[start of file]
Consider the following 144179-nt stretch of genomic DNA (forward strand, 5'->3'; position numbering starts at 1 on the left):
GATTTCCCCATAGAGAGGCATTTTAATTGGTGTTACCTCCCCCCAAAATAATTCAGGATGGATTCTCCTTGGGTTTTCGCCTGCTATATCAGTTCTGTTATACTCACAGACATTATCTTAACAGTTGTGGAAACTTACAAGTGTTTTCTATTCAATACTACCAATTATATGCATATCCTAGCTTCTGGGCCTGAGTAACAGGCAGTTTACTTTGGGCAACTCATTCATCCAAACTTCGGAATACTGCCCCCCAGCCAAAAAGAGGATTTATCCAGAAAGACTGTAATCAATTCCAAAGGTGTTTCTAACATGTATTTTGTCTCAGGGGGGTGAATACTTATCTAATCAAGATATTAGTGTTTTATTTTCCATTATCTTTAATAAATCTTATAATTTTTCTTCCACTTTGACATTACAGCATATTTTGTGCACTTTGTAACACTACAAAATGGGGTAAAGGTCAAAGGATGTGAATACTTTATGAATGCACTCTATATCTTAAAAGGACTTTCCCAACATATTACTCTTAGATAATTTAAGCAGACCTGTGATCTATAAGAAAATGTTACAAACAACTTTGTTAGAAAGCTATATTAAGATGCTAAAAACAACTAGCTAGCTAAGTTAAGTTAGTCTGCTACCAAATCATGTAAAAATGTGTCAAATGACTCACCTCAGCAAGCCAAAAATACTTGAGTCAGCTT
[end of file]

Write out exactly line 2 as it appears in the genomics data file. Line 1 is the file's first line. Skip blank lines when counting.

GATTTCCCCATAGAGAGGCATTTTAATTGGTGTTACCTCCCCCCAAAATAATTCAGGATGGATTCTCCTTGGGTTTTCGCCTGCTATATCAGTTCTGTTATACTCACAGACATTATCTTAACAGTTGTGGAAACTTACAAGTGTTTTCTATTCAATACTACCAATTATATGCATATCCTAGCTTCTGGGCCTGAGTAACAGGCAGTTTACTTTGGGCAACTCATTCATCCAAACTTCGGAATACTGCCCCCCAGCCAAAAAGAGGATTTATCCAGAAAGACTGTAATCAATTCCAAAGGTGTTTCTAACATGTATTTTGTCTCAGGGGGGTGAATACTTATCTAATCAAGATATTAGTGTTTTATTTTCCATTATCTTTAATAAATCTTATAATTTTTCTTCCACTTTGACATTACAGCATATTTTGTGCACTTTGTAACACTACAAAATGGGGTAAAGGTCAAAGGATGTGAATACTTTATGAATGCACTCTATATCTTAAAAGGACTTTCCCAACATATTACTCTTAGATAATTTAAGCAGACCTGTGATCTATAAGAAAATGTTACAAACAACTTTGTTAGAAAGCTATATTAAGATGCTAAAAACAACTAGCTAGCTAAGTTAAGTTAGTCTGCTACCAAATCATGTAAAAATGTGTCAAATGACTCACCTCAGCAAGCCAAAAATACTTGAGTCAGCTT